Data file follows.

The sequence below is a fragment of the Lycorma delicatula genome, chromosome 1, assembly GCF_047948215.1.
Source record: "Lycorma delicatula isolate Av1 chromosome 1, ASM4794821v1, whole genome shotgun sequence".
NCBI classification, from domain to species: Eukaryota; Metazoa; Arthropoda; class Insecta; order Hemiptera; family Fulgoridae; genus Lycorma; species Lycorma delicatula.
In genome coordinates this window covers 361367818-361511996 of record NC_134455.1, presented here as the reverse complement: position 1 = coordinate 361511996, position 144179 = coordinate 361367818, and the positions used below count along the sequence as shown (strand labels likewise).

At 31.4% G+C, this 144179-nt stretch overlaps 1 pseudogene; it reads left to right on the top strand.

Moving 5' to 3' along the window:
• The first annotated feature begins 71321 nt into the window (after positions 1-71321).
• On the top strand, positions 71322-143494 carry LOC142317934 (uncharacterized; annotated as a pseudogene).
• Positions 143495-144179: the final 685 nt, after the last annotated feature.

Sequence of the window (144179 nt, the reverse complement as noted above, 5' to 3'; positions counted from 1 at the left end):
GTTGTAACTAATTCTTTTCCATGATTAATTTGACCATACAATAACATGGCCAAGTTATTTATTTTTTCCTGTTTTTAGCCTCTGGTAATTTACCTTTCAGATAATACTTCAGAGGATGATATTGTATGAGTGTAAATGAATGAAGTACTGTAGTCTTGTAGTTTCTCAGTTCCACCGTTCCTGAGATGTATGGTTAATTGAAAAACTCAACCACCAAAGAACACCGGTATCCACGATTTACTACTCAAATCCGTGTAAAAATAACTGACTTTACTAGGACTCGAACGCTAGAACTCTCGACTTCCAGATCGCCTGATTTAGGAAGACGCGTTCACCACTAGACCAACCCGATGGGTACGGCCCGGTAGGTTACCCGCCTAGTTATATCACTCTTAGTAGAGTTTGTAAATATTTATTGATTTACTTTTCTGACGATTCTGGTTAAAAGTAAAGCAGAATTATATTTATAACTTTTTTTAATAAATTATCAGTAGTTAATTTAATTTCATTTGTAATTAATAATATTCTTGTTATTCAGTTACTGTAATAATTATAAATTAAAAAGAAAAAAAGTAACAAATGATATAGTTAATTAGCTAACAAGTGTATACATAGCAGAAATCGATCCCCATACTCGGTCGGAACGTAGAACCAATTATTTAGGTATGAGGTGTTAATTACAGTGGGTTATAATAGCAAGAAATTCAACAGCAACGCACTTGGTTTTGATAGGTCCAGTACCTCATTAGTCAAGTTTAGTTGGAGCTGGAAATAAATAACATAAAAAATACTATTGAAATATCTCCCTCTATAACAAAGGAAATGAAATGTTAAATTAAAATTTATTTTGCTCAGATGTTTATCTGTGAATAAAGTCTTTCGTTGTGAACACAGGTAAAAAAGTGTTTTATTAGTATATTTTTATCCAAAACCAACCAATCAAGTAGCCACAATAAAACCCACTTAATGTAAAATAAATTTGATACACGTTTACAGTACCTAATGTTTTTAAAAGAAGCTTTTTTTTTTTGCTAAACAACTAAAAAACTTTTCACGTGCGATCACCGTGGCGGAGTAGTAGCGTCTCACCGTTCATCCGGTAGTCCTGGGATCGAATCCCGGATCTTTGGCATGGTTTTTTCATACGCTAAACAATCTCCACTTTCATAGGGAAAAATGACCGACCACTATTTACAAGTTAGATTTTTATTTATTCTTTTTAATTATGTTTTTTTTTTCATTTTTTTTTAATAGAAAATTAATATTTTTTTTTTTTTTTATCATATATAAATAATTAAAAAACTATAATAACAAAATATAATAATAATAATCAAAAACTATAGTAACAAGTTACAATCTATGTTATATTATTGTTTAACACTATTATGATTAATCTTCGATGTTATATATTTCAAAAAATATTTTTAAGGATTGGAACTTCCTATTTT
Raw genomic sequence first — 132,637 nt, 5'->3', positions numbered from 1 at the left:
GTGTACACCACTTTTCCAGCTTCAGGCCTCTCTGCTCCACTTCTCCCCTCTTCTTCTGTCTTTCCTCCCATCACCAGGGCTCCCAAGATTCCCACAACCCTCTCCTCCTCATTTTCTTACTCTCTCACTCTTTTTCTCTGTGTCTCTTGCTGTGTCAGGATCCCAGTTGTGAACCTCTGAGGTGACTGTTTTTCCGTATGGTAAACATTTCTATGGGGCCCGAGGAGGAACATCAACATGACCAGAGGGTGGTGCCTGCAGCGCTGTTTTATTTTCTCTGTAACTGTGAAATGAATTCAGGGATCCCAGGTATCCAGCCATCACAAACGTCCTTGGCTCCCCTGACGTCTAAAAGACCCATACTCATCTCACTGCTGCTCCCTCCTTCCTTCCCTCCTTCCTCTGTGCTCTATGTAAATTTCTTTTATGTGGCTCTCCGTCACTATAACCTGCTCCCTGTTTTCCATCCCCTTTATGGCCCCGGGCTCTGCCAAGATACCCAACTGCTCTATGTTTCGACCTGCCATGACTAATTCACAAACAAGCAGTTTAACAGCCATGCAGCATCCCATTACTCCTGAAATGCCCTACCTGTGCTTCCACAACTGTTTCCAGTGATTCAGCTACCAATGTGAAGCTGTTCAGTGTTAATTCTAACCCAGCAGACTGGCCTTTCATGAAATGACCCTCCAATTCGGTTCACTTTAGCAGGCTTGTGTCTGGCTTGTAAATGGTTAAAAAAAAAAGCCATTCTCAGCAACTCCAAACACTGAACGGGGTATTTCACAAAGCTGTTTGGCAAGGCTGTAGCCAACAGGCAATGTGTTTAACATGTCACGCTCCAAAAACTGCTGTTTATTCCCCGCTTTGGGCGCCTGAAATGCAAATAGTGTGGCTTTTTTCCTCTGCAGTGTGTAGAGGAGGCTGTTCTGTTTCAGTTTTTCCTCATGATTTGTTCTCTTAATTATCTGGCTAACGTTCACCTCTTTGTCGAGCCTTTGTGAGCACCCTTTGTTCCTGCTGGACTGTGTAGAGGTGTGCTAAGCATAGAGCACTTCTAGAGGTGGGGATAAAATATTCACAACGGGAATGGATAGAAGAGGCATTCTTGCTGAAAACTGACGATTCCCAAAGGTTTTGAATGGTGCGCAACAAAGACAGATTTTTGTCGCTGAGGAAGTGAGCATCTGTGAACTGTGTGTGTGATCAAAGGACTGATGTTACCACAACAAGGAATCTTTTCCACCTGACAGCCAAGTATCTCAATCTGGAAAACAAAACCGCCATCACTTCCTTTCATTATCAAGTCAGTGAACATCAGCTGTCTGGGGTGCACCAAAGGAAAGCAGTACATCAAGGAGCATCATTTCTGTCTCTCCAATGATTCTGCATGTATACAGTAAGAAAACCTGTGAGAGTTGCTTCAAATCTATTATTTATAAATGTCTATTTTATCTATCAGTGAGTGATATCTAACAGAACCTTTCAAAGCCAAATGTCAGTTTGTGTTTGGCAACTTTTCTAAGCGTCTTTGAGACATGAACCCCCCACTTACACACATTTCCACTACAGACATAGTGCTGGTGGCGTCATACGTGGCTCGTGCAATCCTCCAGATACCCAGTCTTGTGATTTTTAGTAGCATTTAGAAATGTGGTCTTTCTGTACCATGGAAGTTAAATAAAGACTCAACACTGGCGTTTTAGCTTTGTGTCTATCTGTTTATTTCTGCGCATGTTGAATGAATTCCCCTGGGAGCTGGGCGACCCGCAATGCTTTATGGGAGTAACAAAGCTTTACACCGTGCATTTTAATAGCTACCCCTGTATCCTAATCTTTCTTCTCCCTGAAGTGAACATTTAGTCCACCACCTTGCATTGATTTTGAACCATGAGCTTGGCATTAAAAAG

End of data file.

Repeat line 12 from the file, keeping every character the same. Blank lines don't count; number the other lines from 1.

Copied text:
Raw genomic sequence first — 132,637 nt, 5'->3', positions numbered from 1 at the left: